Breakthrough technology in the fight against breast cancer. A new device is making its way to women's healthcare providers. It's detecting cancer at early stages in younger women.
Charlotte Duncan is 30, but breast cancer is top-of-mind. It took her sister's life.
"She actually passed away 11 years ago at the age of 30," said Duncan Charlotte's had mammograms, but is trying the new "halo breast pap test" to find out her risk factors.
The machine uses warmth and pressure to bring fluid in the glands to the surface.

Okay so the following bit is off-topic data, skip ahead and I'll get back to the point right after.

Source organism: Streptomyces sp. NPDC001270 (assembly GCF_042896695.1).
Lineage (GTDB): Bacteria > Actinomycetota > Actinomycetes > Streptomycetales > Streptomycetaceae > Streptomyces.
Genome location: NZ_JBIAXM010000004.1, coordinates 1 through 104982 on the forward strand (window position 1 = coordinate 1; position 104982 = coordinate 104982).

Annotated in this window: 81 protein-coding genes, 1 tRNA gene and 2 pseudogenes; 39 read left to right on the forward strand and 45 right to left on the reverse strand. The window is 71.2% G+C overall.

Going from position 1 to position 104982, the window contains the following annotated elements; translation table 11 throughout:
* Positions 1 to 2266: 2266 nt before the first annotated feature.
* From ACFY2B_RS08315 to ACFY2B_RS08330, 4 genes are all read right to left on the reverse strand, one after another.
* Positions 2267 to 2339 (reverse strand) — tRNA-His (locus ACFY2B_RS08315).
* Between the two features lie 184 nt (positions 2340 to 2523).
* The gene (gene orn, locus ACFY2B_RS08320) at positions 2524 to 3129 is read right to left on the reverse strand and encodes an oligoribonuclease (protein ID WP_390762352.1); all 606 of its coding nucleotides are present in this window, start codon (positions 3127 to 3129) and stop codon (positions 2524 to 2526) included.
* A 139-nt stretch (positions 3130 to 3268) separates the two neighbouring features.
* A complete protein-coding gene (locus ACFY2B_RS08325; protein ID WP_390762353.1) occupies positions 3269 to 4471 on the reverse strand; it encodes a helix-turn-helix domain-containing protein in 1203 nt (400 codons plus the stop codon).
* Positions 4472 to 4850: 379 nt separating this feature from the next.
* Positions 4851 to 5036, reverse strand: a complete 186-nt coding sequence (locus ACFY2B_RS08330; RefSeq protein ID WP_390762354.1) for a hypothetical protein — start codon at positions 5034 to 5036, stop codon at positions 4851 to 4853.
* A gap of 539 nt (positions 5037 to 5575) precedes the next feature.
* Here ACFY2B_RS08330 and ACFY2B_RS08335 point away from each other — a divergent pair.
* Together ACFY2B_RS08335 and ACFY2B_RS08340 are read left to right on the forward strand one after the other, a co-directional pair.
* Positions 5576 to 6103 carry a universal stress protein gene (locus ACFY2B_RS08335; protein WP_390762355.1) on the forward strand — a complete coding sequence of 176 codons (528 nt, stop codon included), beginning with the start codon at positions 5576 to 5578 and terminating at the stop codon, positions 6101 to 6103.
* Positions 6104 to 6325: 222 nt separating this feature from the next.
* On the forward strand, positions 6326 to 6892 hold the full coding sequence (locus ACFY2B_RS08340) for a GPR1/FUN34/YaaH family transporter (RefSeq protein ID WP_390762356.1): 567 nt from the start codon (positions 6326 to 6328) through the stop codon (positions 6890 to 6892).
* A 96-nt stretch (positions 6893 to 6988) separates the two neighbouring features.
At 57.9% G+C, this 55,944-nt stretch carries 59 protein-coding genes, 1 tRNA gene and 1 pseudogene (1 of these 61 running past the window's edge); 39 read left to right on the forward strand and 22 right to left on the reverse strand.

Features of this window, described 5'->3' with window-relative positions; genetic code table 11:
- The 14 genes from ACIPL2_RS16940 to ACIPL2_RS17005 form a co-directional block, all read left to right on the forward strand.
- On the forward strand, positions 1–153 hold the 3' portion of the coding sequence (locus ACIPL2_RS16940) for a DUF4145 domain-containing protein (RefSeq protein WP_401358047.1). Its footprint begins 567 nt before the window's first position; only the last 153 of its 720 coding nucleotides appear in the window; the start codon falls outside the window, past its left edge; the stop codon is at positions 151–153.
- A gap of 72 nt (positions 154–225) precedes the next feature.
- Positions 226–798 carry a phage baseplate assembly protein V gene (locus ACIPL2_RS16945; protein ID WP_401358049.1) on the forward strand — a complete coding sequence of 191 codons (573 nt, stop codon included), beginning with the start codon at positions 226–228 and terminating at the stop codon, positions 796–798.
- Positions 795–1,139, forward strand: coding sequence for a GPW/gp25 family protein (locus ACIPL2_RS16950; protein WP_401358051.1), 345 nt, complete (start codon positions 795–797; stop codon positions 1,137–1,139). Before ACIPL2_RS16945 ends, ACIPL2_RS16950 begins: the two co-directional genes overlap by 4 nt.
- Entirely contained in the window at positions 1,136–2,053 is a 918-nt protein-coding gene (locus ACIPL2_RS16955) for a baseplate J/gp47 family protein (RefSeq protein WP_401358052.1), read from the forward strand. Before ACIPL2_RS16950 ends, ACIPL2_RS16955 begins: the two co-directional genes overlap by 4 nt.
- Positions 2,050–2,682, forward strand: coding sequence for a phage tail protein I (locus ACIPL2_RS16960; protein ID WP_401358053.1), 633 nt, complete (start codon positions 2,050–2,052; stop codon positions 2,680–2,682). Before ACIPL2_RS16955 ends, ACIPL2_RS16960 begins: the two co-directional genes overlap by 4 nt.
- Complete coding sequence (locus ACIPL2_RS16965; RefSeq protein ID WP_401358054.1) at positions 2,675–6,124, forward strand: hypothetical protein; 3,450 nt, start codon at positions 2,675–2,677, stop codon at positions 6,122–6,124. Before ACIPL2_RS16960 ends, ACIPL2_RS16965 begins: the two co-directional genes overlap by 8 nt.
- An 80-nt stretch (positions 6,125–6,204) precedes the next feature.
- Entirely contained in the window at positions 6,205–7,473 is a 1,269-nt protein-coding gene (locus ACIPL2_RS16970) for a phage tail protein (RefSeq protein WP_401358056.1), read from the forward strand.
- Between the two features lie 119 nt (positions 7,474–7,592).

"Women have fluid in the ducts of the nipple and the halo basically is like a massage that massages the ducts and sucks the fluid out of the nipple," said reconstructive surgeon Dr. Gail Lebovic.
That fluid comes through tubes and is then tested. Abnormal cells can be detected eight years before something might show up on a mammogram! Doctor Gail Lebovic, says the halo is yet another advancement.
"If you take a room full of women, we know one in eight of them will get breast cancer, but we don't know which one. And so halo lets us pick out that woman who might be at high risk," said Lebovic.